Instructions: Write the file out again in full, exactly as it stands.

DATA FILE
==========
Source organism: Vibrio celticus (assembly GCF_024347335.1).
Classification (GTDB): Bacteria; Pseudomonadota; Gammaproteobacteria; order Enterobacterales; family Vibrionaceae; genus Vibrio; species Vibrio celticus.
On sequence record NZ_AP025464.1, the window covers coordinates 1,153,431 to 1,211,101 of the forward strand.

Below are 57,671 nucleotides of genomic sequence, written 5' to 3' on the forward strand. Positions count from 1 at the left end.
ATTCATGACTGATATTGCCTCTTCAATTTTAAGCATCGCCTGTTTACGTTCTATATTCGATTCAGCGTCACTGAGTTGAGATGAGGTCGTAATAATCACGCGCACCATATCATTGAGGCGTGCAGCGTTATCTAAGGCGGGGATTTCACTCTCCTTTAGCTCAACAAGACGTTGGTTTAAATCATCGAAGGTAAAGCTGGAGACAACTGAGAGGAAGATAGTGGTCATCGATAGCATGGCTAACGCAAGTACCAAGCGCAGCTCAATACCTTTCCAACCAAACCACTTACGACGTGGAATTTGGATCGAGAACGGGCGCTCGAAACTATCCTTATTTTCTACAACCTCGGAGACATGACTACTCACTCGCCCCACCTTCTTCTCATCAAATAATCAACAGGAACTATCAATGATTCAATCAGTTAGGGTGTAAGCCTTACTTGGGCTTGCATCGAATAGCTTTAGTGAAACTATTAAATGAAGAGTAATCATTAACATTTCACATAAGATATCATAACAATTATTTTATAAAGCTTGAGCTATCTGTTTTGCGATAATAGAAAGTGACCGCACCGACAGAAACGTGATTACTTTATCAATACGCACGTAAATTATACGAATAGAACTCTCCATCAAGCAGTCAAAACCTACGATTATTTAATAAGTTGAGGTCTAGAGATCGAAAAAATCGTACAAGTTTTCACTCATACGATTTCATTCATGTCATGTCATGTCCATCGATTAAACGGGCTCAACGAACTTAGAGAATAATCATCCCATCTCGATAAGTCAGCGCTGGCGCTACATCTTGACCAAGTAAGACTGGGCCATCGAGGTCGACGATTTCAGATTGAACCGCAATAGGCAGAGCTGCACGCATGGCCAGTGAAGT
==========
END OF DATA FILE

Source organism: Vibrio celticus (assembly GCF_024347335.1).
Classification (GTDB): Bacteria; Pseudomonadota; Gammaproteobacteria; order Enterobacterales; family Vibrionaceae; genus Vibrio; species Vibrio celticus.
On sequence record NZ_AP025464.1, the window covers coordinates 1,153,431 to 1,211,101 of the forward strand.

Below are 57,671 nucleotides of genomic sequence, written 5' to 3' on the forward strand. Positions count from 1 at the left end.
ATTCATGACTGATATTGCCTCTTCAATTTTAAGCATCGCCTGTTTACGTTCTATATTCGATTCAGCGTCACTGAGTTGAGATGAGGTCGTAATAATCACGCGCACCATATCATTGAGGCGTGCAGCGTTATCTAAGGCGGGGATTTCACTCTCCTTTAGCTCAACAAGACGTTGGTTTAAATCATCGAAGGTAAAGCTGGAGACAACTGAGAGGAAGATAGTGGTCATCGATAGCATGGCTAACGCAAGTACCAAGCGCAGCTCAATACCTTTCCAACCAAACCACTTACGACGTGGAATTTGGATCGAGAACGGGCGCTCGAAACTATCCTTATTTTCTACAACCTCGGAGACATGACTACTCACTCGCCCCACCTTCTTCTCATCAAATAATCAACAGGAACTATCAATGATTCAATCAGTTAGGGTGTAAGCCTTACTTGGGCTTGCATCGAATAGCTTTAGTGAAACTATTAAATGAAGAGTAATCATTAACATTTCACATAAGATATCATAACAATTATTTTATAAAGCTTGAGCTATCTGTTTTGCGATAATAGAAAGTGACCGCACCGACAGAAACGTGATTACTTTATCAATACGCACGTAAATTATACGAATAGAACTCTCCATCAAGCAGTCAAAACCTACGATTATTTAATAAGTTGAGGTCTAGAGATCGAAAAAATCGTACAAGTTTTCACTCATACGATTTCATTCATGTCATGTCATGTCCATCGATTAAACGGGCTCAACGAACTTAGAGAATAATCATCCCATCTCGATAAGTCAGCGCTGGCGCTACATCTTGACCAAGTAAGACTGGGCCATCGAGGTCGACGATTTCAGATTGAACCGCAATAGGCAGAGCTGCACGCATGGCCAGTGAAGT